Pitfalls of the hunt for yield

Rob Thompson
— 1 minute read

A myopic focus on yield that ignores risk/reward considerations can end up haunting investors down the track, warns PM Capital’s Rob Thompson.

Rob Thompson

Historically, the search for yield has often led to a compromise in the risk/reward proposition, introducing ‘unintended risk’ which has, on occasions, led to the gradual erosion of wealth over time or capital losses over shorter periods.

Two notable examples are the rout of Australian government bonds in the 1970s (thanks to the gradual erosion of wealth due to stagflation) and the sharp correction in listed property trusts in the last decade.

The latter revealed payout ratios had been inflated by gearing for several years prior, which proved to be unsustainable.

Often, elements of yield are overvalued or receive too much focus at the expense of other important fundamentals that should be given greater consideration.

There is no doubting the benefits of regular cash flow from investment securities. However, these should be considered in the context of the overall risk/reward proposition and appropriate asset allocation.

Strong focus on yield is distorting asset prices

The reticence of Australian investors to deploy capital globally has been discussed extensively over the last couple of years.

Recent studies show that Australians have very low capital allocations to offshore assets.

While the natural ‘home-market’ bias is clearly at play, there is no doubting the generous dividend policy of many Australian companies, and relatively higher term deposit rates (until recently) have been key drivers.

There are two key perspectives that should be added to this discussion – franking credit value and aspects of behavioural finance.

Firstly, when franking credits were initially introduced, the market did not recognise their value for many years and consequently were undervalued for a period of time.

As their value has been recognised, we believe that in many cases investors are now paying a premium.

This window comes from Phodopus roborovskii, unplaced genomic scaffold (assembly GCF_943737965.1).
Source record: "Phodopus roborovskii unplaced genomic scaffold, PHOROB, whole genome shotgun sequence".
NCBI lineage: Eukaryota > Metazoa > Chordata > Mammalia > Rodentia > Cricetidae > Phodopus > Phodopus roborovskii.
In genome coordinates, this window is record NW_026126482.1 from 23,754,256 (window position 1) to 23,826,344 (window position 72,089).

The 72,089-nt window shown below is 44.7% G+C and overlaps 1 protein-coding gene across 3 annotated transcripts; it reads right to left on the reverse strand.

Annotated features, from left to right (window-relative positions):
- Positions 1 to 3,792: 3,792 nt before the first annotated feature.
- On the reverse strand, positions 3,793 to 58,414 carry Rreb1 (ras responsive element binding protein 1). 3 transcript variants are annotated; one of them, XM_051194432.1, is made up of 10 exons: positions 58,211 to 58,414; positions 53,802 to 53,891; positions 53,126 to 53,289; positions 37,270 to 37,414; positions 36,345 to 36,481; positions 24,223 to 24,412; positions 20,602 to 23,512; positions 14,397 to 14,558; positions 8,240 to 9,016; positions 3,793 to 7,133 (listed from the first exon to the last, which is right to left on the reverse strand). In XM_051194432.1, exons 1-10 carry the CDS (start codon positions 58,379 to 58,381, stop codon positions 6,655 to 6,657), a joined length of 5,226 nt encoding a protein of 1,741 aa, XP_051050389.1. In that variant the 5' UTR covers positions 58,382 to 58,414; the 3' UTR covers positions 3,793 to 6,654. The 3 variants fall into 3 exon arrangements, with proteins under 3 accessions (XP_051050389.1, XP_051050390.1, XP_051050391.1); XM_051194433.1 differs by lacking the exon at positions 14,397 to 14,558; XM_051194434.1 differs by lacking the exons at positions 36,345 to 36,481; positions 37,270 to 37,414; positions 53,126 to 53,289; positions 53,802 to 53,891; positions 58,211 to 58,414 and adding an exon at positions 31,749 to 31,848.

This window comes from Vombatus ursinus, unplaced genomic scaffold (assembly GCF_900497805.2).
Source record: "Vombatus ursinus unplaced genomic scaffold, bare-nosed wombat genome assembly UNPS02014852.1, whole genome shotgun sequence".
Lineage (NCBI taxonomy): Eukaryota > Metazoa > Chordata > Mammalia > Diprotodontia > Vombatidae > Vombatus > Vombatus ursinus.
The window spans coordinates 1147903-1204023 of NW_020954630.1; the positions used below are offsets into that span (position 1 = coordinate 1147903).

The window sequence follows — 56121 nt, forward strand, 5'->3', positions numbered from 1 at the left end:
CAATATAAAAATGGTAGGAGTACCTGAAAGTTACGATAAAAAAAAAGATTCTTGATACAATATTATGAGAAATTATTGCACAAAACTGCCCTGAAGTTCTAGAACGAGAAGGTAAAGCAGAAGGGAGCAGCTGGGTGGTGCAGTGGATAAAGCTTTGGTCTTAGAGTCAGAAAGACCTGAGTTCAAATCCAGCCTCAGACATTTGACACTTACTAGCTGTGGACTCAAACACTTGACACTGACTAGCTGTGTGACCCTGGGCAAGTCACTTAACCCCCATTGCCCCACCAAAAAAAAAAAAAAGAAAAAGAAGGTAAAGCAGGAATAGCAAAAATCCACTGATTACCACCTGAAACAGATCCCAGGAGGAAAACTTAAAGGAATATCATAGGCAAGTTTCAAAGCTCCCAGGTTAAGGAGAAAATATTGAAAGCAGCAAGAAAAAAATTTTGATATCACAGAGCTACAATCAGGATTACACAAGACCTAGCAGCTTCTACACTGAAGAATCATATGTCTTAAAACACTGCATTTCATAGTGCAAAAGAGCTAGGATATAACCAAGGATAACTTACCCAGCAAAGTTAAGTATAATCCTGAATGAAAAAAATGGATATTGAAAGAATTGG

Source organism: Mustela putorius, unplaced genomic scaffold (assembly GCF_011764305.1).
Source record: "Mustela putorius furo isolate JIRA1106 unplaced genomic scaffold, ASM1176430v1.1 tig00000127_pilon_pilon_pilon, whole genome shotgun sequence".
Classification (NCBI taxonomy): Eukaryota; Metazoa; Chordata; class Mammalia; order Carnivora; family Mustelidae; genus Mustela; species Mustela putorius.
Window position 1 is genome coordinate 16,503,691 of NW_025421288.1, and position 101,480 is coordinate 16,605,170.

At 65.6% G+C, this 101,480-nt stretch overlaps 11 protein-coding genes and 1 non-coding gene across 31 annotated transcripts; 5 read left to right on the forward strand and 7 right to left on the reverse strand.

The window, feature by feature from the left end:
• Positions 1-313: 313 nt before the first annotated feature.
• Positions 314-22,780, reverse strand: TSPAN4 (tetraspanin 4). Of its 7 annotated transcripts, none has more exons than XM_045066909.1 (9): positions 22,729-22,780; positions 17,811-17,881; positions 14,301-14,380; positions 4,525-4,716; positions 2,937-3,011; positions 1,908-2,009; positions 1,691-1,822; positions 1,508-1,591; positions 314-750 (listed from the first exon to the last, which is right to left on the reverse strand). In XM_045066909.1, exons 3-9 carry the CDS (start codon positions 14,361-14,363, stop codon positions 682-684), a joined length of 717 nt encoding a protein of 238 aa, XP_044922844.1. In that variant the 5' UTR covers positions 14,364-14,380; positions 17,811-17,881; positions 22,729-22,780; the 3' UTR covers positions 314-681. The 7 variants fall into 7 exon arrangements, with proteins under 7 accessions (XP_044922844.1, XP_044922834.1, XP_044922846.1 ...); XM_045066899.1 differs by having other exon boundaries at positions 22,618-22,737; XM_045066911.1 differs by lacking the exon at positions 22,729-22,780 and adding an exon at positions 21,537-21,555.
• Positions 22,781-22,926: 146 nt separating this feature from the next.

Secondly, earnings growth is required to support sustainable growth in dividends. This seems obvious, yet is often ignored by investors at their peril.

‘Heuristic simplification’ is the assumption that current circumstances will continue into the future.

This phenomenon has become a powerful force due to the strength of the Australian economy and resilience of Australian investment markets over the last 10-15 years.

While current fundamentals (slowing in demand for natural resources, subdued consumer sentiment, etc) point to a changing backdrop for Australian corporate earnings, dividend policy has broadly remained unchanged, driven by many companies' desire to pacify yield-hungry investors, inflating payout ratios beyond perhaps what they would be under other circumstances.

Compelling opportunities offshore

Many Australian investors are aware that Australian shares have provided better returns than US shares over the last 10 to 15 years.

However, many would not be aware that the US S&P500 has outperformed the Australian All Ordinaries by seven per cent per annum over the last five years (to January 2014).

The fundamentals have broadly been ignored as conservatism biases extrapolate [the notion] that US shares are a ‘bad investment’ based on the last 10-15 years.

While the returns from the S&P500 in recent times have been impressive, we can also see that they have been delivered against the backdrop of improving balance sheets and fundamentals relative to Australia.

We expect this to continue over the medium term.

Even without consideration for the concentrated nature of the Australian share market, we believe that on a fundamental basis, there are clear diversification benefits and compelling valuation opportunities available offshore for Australian investors. 

There may also be an opportunity to minimise the risk of another yield trap – time will tell!

While yield has its place, a myopic focus on yield can lead to poor investment outcomes if other factors are not considered.

It is important to look beyond any cognitive bias and remain focused on the fundamentals of the risk/reward proposition.

Rob Thompson is head of distribution at PM Capital.


Pitfalls of the hunt for yield
Rob Thompson
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